Progress was made on adaptation, with delegates agreeing on a draft text regarding the Adaptation Fund Board. This agreement came amid developed countries pledges to give $172 million to the Adaptation Fund.
On adaptation-related news, the European Union launched on Wednesday a new initiative on Climate Change Adaptation and Resilience in Africa, an initiative that will aim to combine existing and new climate adaptation programmes to help countries in Africa improve resilience in the face of adverse impacts of climate change. The initiative will mobilise €1 billion to serve this purpose.
Loss and Damage
Negotiations on loss and damage and on the implementation of a financial mechanism to address it, one of the most discussed points at COP 27, also made little progress. The divide between developed and developing countries remains: developed countries are favourable to agreeing now on a process that would lead to a financial arrangement put into place in 2024, while developing countries have been calling for a final decision at COP 27 that establishes a financial facility or fund, whose details will then be worked out over the next two years.
Despite the stalling on a funding mechanism, a step forward on the issue of loss and damage was made when parties agreed to fully operationalise the Santiago Network. The network was first established at COP 25 in Madrid in 2019, with the goal of catalysing technical assistance to help developing countries avert, minimize and address loss and damage.
Even though details for the operationalisation of the Santiago Network have not been laid out, the agreement shows that efforts to find consensus on loss and damage are still ongoing.
Talks on finance continued throughout day 9, with countries discussing long-term finance and the setting of a new goal on climate finance. Technical and political discussions on these issues were held in parallel, although no final agreement was achieved.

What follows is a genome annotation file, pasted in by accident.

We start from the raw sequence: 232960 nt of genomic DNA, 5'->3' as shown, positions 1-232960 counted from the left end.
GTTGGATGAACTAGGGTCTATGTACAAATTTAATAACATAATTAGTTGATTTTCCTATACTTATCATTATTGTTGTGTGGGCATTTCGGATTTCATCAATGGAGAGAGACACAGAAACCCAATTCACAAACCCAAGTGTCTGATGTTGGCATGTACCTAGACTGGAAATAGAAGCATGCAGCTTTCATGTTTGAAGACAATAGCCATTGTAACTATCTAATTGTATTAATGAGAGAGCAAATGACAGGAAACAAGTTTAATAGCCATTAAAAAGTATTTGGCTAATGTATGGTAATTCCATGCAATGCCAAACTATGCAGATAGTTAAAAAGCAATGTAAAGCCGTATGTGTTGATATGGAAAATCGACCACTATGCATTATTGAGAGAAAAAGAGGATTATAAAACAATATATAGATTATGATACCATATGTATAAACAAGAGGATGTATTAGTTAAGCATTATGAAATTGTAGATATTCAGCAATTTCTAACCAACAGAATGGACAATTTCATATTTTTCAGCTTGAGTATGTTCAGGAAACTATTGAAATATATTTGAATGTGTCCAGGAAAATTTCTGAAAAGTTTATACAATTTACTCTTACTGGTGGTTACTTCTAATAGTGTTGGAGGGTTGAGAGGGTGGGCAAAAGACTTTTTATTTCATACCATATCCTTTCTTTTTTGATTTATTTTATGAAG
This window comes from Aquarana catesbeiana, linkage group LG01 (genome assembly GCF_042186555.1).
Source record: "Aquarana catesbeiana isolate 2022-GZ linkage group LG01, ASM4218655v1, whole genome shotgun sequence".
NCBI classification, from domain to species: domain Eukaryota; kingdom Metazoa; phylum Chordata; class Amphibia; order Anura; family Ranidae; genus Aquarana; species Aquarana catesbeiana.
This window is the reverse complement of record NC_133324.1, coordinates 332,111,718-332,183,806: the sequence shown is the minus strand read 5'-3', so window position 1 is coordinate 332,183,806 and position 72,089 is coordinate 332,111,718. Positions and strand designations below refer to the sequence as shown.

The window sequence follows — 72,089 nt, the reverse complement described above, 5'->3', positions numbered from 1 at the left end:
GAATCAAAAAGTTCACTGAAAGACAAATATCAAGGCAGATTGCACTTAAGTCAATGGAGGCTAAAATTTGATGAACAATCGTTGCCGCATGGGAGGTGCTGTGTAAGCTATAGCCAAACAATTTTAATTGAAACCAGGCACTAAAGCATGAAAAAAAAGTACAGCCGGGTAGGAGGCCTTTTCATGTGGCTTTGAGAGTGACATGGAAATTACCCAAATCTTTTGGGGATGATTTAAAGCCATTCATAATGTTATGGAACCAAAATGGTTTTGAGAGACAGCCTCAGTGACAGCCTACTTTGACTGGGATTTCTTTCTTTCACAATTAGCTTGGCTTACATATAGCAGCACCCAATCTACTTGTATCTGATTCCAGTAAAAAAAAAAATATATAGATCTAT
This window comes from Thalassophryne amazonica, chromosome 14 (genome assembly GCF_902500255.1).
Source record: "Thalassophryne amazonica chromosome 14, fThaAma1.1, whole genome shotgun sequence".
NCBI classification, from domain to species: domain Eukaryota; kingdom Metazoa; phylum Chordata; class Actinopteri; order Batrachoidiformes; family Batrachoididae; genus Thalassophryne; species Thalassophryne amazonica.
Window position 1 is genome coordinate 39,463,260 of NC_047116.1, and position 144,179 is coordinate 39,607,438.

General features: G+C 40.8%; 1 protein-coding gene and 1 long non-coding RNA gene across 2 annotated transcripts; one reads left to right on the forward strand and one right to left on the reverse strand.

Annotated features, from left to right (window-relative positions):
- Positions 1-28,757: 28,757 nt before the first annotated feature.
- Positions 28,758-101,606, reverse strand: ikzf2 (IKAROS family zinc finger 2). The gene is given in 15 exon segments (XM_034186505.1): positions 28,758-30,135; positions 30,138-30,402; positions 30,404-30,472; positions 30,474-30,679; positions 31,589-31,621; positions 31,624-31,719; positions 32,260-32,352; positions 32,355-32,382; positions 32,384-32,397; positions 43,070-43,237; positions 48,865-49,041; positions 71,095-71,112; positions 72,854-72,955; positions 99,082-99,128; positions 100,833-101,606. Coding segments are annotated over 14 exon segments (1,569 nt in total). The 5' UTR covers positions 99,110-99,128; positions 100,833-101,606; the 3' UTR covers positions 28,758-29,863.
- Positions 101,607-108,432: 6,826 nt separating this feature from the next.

The text on the Green Climate Fund (GCF), the climate fund created at the Paris Agreement with the mandate to support developing countries in implementing their Nationally Determined Contributions (NDCs), was also the object of informal consultations. One developing country sought to include in the text a commitment to “at least double” the funding from the GFC, but delegates from developed countries rejected the proposal.
Brazil incoming President Luiz Iniacio Lula da Silva addressed COP 27 on Wednesday and announced that “Brazil is ready to come back” into climate talks and action.
Lula promised that his government will make climate change one of its priorities and that it will implement policies to protect the Amazon by fighting deforestation. Lula also vowed that indigenous people will be included in this effort to protect the Amazon and announced the creation of a Brazilian Ministry for Indigenous people.
Lula also confirmed news announced on Wednesday that Germany and Norway will reopen the Amazon Fund, whose financial resources were frozen under the previous Bolsonaro Presidency.
The Brazilian President aims to have Brazil host COP 30 in 2025, in a venue located in the Amazon rainforest.